So what do you do?  I like pulling my hybrid books- those books that still have the graphics and illustrations throughout the book to keep their interest, but have the story and characters that build depth and encourage their thought process and critical thinking.  While they’re a relatively new genre (think Captain Underpants), they’re still mostly found under juvenile fiction, and can get lost between copies of Wonder, The Giver, and Mark of Athena.

I’ve pulled together the TOP TEN books that my “tweens” are DEVOURING that have a twist- they’re books, but are illustrated or graphic novels without delving into the world of manga.  And they can easily be turned into a book program- take leftover notebooks or journals and have them create their own illustrated journals.  Have an origami program and create characters from the books. Draw yourself in the style of the books and see who has the best character!

If you know of titles that fit but didn’t make the list, share in the comments below!

Diary of a Wimpy Kid series by Jeff Kinney.  I cannot keep these on the shelves, in English or in Spanish.  They are constantly moving, and the request list is always long.  And with the movies continuing to be popular, I don’t think my list is leaving any time soon.

Zita the Spacegirl series by Ben Hatke.  Zita is a kick-butt heroine who doesn’t blink when her best friend is abducted by aliens.  So far there are two books in the series, but I’m hopeful more are on the way.

Dork Diaries series by Rachel Renee Russell.  My tween girls are IN LOVE with these books- these are Nikki’s diaries as she goes through moving to a new school  fighting for an iPhone with her mom, and other 8th grade struggles.

The Origami Yoda series by Tom Angleberger.  Tying into the popularity of the Star Wars franchise, Angleberger puts these characters into tweens mindsets and humorous situations, and gives instructions for how to create the origami versions both in the back of the books and on his website.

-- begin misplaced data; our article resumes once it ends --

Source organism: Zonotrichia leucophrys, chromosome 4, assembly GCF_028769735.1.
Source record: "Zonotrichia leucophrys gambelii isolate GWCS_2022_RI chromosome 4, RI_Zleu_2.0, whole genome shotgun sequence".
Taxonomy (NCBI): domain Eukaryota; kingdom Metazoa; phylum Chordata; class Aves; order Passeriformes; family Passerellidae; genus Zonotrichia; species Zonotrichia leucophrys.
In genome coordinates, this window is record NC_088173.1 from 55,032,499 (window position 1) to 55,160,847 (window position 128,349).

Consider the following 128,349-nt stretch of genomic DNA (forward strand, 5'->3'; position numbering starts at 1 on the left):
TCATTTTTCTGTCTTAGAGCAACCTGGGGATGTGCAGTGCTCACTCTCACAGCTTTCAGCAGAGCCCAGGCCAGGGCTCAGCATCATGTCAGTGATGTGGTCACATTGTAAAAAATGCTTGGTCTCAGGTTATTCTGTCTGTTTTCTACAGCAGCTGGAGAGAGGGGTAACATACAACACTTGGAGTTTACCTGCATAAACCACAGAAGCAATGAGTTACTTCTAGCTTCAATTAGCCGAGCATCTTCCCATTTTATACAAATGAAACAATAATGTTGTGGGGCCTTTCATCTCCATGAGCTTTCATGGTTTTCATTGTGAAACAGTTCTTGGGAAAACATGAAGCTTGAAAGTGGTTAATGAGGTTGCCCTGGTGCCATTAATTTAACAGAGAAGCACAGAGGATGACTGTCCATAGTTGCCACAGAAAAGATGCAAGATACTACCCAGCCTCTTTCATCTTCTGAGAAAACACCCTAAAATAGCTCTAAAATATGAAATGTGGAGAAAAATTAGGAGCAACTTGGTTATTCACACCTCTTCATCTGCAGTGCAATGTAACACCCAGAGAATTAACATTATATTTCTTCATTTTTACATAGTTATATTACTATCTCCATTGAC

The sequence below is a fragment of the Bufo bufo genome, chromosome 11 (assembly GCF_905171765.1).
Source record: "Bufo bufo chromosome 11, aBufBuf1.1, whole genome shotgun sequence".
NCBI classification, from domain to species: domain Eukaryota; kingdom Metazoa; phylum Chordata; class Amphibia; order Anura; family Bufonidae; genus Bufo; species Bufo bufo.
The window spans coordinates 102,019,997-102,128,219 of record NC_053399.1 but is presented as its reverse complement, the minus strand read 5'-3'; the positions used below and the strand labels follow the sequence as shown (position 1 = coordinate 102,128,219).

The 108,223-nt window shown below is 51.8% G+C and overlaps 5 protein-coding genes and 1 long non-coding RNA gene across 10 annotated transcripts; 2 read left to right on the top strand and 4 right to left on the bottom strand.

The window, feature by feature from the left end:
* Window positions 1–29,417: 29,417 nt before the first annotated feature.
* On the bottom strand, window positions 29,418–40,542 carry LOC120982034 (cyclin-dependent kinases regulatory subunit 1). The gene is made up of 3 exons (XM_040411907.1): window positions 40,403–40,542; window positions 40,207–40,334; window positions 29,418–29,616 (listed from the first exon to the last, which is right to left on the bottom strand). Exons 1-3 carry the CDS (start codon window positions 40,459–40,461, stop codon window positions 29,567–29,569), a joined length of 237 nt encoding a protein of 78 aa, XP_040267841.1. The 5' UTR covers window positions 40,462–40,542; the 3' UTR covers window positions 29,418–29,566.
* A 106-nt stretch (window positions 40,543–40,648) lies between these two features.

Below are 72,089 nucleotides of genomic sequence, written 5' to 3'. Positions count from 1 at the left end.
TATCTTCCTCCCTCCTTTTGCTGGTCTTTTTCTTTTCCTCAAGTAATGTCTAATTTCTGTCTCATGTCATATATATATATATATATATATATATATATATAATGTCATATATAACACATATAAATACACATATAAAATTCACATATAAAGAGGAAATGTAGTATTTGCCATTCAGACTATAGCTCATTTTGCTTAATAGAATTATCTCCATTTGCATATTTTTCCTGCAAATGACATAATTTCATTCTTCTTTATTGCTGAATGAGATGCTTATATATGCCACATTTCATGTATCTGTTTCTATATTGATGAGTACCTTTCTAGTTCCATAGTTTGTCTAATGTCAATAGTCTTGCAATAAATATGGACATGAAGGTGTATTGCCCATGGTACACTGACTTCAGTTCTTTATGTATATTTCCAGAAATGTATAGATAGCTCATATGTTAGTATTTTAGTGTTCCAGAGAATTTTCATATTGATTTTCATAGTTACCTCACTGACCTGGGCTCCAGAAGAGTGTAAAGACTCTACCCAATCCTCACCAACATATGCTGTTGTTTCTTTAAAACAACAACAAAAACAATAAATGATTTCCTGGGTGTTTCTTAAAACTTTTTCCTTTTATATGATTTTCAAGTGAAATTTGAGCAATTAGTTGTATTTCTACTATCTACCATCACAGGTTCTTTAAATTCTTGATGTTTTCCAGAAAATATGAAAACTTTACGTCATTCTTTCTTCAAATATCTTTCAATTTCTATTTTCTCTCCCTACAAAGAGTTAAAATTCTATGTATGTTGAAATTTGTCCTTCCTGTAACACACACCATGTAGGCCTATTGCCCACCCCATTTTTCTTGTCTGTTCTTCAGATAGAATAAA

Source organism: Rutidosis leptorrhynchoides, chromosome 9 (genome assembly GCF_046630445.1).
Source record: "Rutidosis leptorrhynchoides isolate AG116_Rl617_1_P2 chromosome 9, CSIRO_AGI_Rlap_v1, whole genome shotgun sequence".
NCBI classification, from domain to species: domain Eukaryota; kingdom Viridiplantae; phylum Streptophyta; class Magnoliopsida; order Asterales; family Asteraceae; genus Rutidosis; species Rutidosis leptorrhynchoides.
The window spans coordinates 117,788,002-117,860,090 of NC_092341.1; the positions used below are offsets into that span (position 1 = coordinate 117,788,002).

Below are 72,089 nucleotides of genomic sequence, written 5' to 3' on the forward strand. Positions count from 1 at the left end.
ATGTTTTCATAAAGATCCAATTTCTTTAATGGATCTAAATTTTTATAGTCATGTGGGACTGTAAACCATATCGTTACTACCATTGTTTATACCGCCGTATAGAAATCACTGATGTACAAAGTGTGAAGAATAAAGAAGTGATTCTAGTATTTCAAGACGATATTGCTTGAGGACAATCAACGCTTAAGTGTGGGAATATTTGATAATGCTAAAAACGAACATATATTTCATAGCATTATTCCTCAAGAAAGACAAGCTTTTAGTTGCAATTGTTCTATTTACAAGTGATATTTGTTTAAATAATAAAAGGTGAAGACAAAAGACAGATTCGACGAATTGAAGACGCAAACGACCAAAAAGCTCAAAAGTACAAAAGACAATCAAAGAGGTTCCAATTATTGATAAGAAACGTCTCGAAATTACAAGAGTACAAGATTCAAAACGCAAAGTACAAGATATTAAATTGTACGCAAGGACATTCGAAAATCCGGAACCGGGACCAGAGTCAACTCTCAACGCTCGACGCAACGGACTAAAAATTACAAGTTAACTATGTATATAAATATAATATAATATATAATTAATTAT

NERDS series by Michael Buckley.  The unpopular 5th graders aren’t what they seem- they’re actually running a secret spy ring within the school itself.  Transforming themselves into amazing super spy heroes, the outcomes are hilarious  and keep my tweens laughing.


Bone series by Jeff Smith.  First published in 2005, New York Times Bestseller, still extremely popular.  Just fair warning, however, that there may be “inappropriate subjects” (smoking and other issues do appear throughout the books)  

Artemis Fowl:  The Graphic Novel.  This one actually surprised me, because I hadn’t had anyone asking for the books, but they’ve really been asking for the graphic novel.  I think it’s great, and I’ve actually been able to turn some of the graphic novel readers into series readers while waiting for the read of the graphic novels to come out.  And it doesn’t help that I have the author’s page bookmarked where he does all eight books in eight minutes…

Babymouse series by Jennifer L. Holm and Matthew Holm.  Babymouse can skew young, but my tweens can’t get enough.  The schoolhouse drama between Babymouse and her nemesis Felicia Furrypaws goes on and on and on, and the adventures seem endless!

Lunch Lady series by Jarrell J. Krosoczka.  Taking her Breakfast Brunch through a series of ongoing adventures is the brave Lunch Lady, fighting with weapons like the spatu-copter, the spork phone, GPS gum, ziti microscopes, and carrot thumb drives.  Like Babymouse, this series does skew on the younger side.

Dragonbreath series by Ursula Vernon.  Danny is unique, the only dragon, and is constantly getting into situations eerily similar to the ones that tweens face (having to watch a younger sibling and things go wrong, being bullied, etc.)  The humor laced throughout the books, as well as the as-is-well endings, gives this series’ off beat humor a home in tweens’ hearts.
What are your tweens reading?